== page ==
“Every business should be held accountable,” said travel agent Connie Riker, who specializes in special needs travel. “People’s pets are part of their family; they rely on the promises made by airlines when making the decision to entrust their family member with them.”

Meanwhile, Delta reports that the number of passengers traveling with emotional support or service animals has increased 150 percent in the past three years.

Riker said that anyone who is planning on bringing their animal around other people should know how it will behave in public. Harper agreed, describing how Otto has been attacked by wayward emotional support animals on multiple occasions.

Earns said she believes that that most doctors don’t even meet the emotional support animal before signing off on letters, let alone evaluate the animal’s potential to be a public hazard. Service animals, on the other hand, receive extensive training. (Otto, for example, underwent 2.5 years of training — that’s 23 dog year — to become a service dog.)

“Our dogs start training when they’re 3 days old,” notes Berringer, whose nonprofit organization provides guide dogs for the blind and visually impaired.

Instead of punishing passengers traveling with legitimate service dogs, Earns suggested an assessment of emotional support and service animals by security to determine if they are fit for public transportation. Denying access for ill-behaved animals would protect other passengers and deter pet owners who abuse accommodations intended for people with disabilities.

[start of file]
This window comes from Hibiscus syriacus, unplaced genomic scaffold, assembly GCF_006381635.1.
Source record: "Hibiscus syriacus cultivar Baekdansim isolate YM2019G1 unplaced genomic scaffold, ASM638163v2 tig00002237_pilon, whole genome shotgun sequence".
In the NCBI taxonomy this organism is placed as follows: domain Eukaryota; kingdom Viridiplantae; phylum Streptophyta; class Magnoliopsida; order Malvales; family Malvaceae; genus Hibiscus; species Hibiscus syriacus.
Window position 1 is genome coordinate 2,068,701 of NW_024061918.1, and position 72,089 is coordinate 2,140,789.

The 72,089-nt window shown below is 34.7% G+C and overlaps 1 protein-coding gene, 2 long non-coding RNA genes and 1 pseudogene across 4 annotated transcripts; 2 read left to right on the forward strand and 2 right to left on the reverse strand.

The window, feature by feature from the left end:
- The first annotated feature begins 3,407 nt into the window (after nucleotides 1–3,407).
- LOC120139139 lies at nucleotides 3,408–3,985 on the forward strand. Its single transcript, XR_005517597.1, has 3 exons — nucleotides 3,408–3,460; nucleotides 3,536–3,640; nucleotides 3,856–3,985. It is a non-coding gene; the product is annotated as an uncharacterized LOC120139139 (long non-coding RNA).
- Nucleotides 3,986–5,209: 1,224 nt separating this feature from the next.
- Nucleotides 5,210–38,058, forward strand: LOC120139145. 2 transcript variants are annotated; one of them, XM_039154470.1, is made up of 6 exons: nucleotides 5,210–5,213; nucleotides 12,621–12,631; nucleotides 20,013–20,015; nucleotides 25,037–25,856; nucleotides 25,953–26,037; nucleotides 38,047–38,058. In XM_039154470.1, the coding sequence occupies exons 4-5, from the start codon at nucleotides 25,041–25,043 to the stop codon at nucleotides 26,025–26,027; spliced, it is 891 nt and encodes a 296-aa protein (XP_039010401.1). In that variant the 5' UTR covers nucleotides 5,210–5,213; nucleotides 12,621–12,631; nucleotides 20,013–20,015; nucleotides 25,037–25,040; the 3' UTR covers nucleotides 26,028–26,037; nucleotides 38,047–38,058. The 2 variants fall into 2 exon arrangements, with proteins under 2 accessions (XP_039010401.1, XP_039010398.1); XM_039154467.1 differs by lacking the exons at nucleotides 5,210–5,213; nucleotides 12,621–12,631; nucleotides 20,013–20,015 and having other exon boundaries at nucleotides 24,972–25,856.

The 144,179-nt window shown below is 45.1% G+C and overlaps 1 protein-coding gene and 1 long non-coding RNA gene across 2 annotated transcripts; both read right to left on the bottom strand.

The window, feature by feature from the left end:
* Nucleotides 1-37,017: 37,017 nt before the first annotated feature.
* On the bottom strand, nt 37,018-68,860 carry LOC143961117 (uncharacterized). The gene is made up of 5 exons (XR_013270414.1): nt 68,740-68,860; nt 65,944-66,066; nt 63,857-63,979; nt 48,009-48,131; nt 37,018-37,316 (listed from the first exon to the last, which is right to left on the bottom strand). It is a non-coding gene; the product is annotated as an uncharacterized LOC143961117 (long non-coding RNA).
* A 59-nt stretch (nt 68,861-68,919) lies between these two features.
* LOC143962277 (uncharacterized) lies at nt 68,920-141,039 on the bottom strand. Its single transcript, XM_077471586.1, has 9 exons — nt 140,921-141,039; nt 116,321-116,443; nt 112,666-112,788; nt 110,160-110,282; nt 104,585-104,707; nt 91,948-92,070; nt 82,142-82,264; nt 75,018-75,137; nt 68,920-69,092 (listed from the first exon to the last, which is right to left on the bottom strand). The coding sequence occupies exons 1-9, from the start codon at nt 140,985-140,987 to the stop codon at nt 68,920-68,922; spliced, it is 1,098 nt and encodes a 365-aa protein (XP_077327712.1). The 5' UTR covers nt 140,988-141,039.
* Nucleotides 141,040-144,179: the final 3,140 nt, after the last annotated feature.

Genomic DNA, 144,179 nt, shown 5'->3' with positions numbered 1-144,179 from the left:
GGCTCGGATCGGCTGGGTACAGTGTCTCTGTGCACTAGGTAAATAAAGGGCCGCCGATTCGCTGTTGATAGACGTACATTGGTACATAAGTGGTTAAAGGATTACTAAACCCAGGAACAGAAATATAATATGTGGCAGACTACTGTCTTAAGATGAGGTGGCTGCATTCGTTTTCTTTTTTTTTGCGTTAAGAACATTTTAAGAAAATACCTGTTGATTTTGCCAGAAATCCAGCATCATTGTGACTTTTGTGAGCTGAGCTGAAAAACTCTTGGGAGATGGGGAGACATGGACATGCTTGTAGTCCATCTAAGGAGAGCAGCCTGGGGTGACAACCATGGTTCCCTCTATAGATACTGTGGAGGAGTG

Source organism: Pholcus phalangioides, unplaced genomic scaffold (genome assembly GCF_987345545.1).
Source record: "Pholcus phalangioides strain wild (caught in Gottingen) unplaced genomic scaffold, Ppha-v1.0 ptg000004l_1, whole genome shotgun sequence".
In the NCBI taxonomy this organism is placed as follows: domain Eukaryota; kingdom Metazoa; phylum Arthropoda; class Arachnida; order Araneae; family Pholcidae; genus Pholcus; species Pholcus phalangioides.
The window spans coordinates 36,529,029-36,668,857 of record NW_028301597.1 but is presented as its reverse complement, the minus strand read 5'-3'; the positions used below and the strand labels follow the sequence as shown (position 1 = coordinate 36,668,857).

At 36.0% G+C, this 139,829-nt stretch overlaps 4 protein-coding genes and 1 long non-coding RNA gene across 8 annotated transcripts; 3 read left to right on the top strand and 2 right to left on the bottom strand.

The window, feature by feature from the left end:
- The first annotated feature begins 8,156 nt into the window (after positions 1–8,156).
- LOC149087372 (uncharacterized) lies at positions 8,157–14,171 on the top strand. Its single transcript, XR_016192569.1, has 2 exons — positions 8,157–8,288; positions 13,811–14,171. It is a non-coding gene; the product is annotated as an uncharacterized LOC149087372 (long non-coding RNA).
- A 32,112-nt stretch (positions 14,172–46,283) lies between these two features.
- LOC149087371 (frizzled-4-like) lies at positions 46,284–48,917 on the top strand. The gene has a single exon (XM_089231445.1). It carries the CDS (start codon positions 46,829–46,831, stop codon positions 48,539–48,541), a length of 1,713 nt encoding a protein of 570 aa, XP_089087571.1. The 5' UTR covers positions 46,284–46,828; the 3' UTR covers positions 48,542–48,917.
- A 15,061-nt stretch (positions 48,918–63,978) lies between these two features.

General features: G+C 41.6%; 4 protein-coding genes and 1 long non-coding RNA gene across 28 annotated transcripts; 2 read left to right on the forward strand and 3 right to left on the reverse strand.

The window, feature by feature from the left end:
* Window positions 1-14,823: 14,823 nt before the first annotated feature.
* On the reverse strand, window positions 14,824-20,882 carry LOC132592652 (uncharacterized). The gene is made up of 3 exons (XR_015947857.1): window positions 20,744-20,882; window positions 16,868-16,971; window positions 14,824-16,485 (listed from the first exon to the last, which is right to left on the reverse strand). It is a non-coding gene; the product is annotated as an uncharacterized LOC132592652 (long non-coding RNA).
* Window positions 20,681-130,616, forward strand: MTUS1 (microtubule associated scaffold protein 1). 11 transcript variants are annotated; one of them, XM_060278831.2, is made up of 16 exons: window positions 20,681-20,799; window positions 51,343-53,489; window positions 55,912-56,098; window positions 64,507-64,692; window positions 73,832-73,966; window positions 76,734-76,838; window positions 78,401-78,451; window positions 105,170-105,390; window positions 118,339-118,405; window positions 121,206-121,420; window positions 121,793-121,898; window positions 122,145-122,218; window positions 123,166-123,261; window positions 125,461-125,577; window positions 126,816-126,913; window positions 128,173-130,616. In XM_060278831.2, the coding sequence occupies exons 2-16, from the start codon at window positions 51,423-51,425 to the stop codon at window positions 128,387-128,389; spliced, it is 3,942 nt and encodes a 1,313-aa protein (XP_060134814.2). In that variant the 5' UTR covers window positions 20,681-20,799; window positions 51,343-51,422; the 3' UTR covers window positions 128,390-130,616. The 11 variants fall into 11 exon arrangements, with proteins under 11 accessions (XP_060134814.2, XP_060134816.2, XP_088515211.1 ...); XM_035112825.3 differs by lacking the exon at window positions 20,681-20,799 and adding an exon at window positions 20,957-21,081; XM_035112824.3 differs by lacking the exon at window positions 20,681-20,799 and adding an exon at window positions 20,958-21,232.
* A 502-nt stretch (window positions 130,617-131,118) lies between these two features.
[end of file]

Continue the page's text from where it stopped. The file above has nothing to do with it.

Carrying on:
“An animal that is being given access to public transportation needs to be able to demonstrate that it can be well behaved,” Riker said.

Then there’s a second solution that would alleviate the problem without discriminating against people with disabilities: “Make a huge effort to make cargo safer — really put in money!” said Earns.

DeMuth, the travel agent, thinks it’s the airlines’ responsibility to find a resolution that doesn’t endanger animals or infringe on disability rights. If they don’t do so willingly, then it will be up to lawmakers to design and enforce more acceptable policies.

Harper, on the other hand, is less optimistic. She’s concerned that people with disabilities are too disenfranchised and underrepresented to be considered by the Federal Aviation Administration and liability lawyers that shape the rules. Then there are animals that literally cannot speak for themselves — particularly vulnerable because they don’t have the legal value given to human life.

Combine apathy for animals with the lack of justice for one of the most overlooked minority groups in the country, and it’s a potential recipe for future calamity.

By Katherine Vallera, TravelPulse